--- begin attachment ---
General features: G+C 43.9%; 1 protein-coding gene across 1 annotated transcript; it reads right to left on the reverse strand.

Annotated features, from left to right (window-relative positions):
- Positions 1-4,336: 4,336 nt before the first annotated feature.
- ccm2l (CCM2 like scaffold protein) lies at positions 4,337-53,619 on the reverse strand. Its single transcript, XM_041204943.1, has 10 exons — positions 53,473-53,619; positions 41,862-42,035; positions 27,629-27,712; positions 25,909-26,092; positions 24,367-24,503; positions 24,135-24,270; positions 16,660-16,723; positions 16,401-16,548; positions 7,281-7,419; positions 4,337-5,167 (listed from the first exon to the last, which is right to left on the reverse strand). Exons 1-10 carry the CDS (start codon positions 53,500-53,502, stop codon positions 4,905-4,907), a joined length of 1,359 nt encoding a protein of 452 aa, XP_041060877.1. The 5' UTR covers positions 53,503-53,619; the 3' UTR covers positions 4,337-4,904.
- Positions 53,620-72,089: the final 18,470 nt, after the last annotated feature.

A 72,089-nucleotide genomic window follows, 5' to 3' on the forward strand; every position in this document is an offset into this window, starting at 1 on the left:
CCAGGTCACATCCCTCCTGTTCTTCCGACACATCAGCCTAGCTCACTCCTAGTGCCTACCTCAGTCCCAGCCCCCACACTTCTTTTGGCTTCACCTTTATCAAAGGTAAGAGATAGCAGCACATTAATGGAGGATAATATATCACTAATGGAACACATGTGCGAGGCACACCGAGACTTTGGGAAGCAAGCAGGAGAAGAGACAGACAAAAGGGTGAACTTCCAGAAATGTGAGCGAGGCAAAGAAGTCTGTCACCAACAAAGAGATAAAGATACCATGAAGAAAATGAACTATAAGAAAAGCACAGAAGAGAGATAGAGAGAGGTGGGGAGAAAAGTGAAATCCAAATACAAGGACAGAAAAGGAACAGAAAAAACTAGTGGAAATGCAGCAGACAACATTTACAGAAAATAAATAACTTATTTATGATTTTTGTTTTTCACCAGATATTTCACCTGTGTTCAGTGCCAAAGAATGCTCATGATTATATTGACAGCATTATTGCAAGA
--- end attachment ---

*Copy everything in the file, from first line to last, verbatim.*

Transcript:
General features: G+C 43.9%; 1 protein-coding gene across 1 annotated transcript; it reads right to left on the reverse strand.

Annotated features, from left to right (window-relative positions):
- Positions 1-4,336: 4,336 nt before the first annotated feature.
- ccm2l (CCM2 like scaffold protein) lies at positions 4,337-53,619 on the reverse strand. Its single transcript, XM_041204943.1, has 10 exons — positions 53,473-53,619; positions 41,862-42,035; positions 27,629-27,712; positions 25,909-26,092; positions 24,367-24,503; positions 24,135-24,270; positions 16,660-16,723; positions 16,401-16,548; positions 7,281-7,419; positions 4,337-5,167 (listed from the first exon to the last, which is right to left on the reverse strand). Exons 1-10 carry the CDS (start codon positions 53,500-53,502, stop codon positions 4,905-4,907), a joined length of 1,359 nt encoding a protein of 452 aa, XP_041060877.1. The 5' UTR covers positions 53,503-53,619; the 3' UTR covers positions 4,337-4,904.
- Positions 53,620-72,089: the final 18,470 nt, after the last annotated feature.

A 72,089-nucleotide genomic window follows, 5' to 3' on the forward strand; every position in this document is an offset into this window, starting at 1 on the left:
CCAGGTCACATCCCTCCTGTTCTTCCGACACATCAGCCTAGCTCACTCCTAGTGCCTACCTCAGTCCCAGCCCCCACACTTCTTTTGGCTTCACCTTTATCAAAGGTAAGAGATAGCAGCACATTAATGGAGGATAATATATCACTAATGGAACACATGTGCGAGGCACACCGAGACTTTGGGAAGCAAGCAGGAGAAGAGACAGACAAAAGGGTGAACTTCCAGAAATGTGAGCGAGGCAAAGAAGTCTGTCACCAACAAAGAGATAAAGATACCATGAAGAAAATGAACTATAAGAAAAGCACAGAAGAGAGATAGAGAGAGGTGGGGAGAAAAGTGAAATCCAAATACAAGGACAGAAAAGGAACAGAAAAAACTAGTGGAAATGCAGCAGACAACATTTACAGAAAATAAATAACTTATTTATGATTTTTGTTTTTCACCAGATATTTCACCTGTGTTCAGTGCCAAAGAATGCTCATGATTATATTGACAGCATTATTGCAAGA